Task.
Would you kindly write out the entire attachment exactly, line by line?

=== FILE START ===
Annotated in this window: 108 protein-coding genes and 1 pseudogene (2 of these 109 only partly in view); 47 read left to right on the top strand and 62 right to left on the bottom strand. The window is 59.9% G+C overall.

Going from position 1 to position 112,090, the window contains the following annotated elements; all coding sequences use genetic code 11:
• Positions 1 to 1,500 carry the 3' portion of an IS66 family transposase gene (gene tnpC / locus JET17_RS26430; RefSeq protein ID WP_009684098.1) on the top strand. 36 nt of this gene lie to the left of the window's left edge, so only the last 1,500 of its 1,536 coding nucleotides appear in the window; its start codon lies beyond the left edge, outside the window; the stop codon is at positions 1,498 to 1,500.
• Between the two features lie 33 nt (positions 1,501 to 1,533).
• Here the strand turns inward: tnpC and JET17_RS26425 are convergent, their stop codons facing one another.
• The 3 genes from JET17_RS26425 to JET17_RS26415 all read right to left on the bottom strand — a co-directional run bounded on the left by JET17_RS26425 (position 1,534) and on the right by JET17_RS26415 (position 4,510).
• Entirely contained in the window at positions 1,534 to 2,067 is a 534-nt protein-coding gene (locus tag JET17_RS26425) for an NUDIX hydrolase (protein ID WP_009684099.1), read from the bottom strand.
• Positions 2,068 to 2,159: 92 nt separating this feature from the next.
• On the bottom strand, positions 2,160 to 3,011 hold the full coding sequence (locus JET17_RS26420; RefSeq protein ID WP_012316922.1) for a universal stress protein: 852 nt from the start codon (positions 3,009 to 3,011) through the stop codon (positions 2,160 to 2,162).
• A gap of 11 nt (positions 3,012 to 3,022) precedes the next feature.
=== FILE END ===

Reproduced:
Annotated in this window: 108 protein-coding genes and 1 pseudogene (2 of these 109 only partly in view); 47 read left to right on the top strand and 62 right to left on the bottom strand. The window is 59.9% G+C overall.

Going from position 1 to position 112,090, the window contains the following annotated elements; all coding sequences use genetic code 11:
• Positions 1 to 1,500 carry the 3' portion of an IS66 family transposase gene (gene tnpC / locus JET17_RS26430; RefSeq protein ID WP_009684098.1) on the top strand. 36 nt of this gene lie to the left of the window's left edge, so only the last 1,500 of its 1,536 coding nucleotides appear in the window; its start codon lies beyond the left edge, outside the window; the stop codon is at positions 1,498 to 1,500.
• Between the two features lie 33 nt (positions 1,501 to 1,533).
• Here the strand turns inward: tnpC and JET17_RS26425 are convergent, their stop codons facing one another.
• The 3 genes from JET17_RS26425 to JET17_RS26415 all read right to left on the bottom strand — a co-directional run bounded on the left by JET17_RS26425 (position 1,534) and on the right by JET17_RS26415 (position 4,510).
• Entirely contained in the window at positions 1,534 to 2,067 is a 534-nt protein-coding gene (locus tag JET17_RS26425) for an NUDIX hydrolase (protein ID WP_009684099.1), read from the bottom strand.
• Positions 2,068 to 2,159: 92 nt separating this feature from the next.
• On the bottom strand, positions 2,160 to 3,011 hold the full coding sequence (locus JET17_RS26420; RefSeq protein ID WP_012316922.1) for a universal stress protein: 852 nt from the start codon (positions 3,009 to 3,011) through the stop codon (positions 2,160 to 2,162).
• A gap of 11 nt (positions 3,012 to 3,022) precedes the next feature.